The ‘User Provided Inputs’ contains a list of commodity prices and input costs. It also contains information about other input requirements, government program payments, and annual overhead costs. This data is used throughout the remaining sheets in budget calculations. The inputs needed for the spreadsheet are illustrated in Figure 1.
The next six sheets ‘Continuous Corn’, ‘Rotation Corn', ‘Rotation Soybeans’, 'Second-Year Beans', ‘Wheat’, and ‘Double-Crop Soybeans' correspond to the budgets that are generated by the spreadsheet. Each sheet generates three budgets corresponding to low (Miami), medium (Crosby), and high (Brookston) productivity soil types. In all sheets, the blue cells are the user entries. The last sheet ‘Summary’ provides a summary of all generated budgets, and contains no user required entries. This sheet can be used to facilitate comparisons across different enterprises, crops, or soil types.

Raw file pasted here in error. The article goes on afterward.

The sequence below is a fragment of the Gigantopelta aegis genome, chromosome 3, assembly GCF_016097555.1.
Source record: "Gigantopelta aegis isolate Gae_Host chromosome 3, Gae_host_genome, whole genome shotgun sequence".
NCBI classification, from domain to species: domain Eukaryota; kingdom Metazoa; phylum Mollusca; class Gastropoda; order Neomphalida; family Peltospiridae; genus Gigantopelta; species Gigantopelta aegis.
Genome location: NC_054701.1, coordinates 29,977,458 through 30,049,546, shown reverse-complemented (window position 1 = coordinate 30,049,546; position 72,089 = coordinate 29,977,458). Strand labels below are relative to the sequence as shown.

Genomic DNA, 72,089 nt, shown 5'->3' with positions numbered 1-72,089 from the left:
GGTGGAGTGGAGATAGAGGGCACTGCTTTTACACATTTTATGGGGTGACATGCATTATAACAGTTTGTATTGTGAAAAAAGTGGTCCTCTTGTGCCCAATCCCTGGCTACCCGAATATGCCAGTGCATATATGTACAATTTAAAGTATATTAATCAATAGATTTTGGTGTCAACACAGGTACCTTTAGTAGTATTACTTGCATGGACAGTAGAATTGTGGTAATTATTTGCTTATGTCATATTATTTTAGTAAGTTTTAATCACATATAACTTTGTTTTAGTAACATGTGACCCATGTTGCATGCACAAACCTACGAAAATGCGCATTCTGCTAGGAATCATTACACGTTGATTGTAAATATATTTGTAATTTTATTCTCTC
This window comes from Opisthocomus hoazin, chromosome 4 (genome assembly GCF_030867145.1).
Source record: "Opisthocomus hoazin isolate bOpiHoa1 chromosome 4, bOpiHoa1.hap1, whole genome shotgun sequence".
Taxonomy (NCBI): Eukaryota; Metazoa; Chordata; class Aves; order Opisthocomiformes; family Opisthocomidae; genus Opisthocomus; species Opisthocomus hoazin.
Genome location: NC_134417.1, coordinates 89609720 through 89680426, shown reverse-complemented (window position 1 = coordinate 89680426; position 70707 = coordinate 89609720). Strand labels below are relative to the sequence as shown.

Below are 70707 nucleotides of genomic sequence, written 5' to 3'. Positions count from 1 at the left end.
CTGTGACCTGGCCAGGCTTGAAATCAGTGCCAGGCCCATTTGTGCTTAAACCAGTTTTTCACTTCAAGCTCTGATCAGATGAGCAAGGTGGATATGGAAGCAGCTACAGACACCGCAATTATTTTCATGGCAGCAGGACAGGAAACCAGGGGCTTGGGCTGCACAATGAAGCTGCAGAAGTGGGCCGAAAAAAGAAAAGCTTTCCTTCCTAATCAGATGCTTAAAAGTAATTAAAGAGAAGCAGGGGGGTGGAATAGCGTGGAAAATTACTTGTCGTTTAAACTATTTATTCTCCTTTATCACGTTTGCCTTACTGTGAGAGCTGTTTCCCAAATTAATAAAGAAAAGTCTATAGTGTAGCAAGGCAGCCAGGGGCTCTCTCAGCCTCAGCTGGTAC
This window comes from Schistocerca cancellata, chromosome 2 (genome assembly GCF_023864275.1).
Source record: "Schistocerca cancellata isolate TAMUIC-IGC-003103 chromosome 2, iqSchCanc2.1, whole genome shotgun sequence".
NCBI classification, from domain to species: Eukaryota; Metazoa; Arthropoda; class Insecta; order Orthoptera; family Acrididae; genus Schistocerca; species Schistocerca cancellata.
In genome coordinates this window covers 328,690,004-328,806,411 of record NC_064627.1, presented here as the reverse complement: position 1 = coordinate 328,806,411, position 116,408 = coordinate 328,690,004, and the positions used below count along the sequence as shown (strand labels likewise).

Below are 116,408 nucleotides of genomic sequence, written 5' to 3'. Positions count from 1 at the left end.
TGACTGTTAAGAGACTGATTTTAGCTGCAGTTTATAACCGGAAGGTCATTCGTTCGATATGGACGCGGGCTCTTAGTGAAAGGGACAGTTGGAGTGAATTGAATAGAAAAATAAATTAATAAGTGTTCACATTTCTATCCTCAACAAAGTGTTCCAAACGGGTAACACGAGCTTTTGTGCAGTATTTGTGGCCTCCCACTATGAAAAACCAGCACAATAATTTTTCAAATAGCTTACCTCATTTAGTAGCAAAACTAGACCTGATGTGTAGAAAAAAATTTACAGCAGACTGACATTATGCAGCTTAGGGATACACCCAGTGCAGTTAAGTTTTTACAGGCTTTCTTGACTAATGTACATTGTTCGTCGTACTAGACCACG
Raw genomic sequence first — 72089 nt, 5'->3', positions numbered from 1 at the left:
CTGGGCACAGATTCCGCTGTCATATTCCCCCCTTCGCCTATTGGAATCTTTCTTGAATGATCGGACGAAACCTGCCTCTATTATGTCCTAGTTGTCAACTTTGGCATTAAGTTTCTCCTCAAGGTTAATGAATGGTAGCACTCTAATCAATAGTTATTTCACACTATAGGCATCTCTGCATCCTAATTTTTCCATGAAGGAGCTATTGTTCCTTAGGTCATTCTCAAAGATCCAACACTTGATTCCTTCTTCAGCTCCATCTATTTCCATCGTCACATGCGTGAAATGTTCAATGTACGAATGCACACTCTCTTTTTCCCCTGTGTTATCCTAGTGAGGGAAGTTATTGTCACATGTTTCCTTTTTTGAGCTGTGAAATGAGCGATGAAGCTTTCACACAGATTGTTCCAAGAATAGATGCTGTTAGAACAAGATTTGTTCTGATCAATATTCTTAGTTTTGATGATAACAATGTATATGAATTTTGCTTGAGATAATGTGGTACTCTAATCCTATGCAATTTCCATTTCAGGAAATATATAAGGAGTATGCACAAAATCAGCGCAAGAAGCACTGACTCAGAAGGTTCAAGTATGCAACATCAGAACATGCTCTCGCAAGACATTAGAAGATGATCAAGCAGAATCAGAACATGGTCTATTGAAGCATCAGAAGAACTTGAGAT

The budget sheets for each crop combine the quantities of each input with its cost to estimate the expenses for each crop. This section also estimates revenue for each crop. If the crop is one that historically received price supports or receives a payment as part of the Oil Seed Payment Program, the budget will estimate the government payment income. While the income from the government AMTA payment is attributed to a particular crop, only the Oil Seed Payment Program requires that a particular crop be grown to obtain these payments.
Overhead charges are included in each budget. These charges are allocated equally to each crop acre. This means that the total annual cost for each overhead item is divided by the total crop acres and is then included in the per acre budget. Figure 2 presents an example of the budget form used for each crop.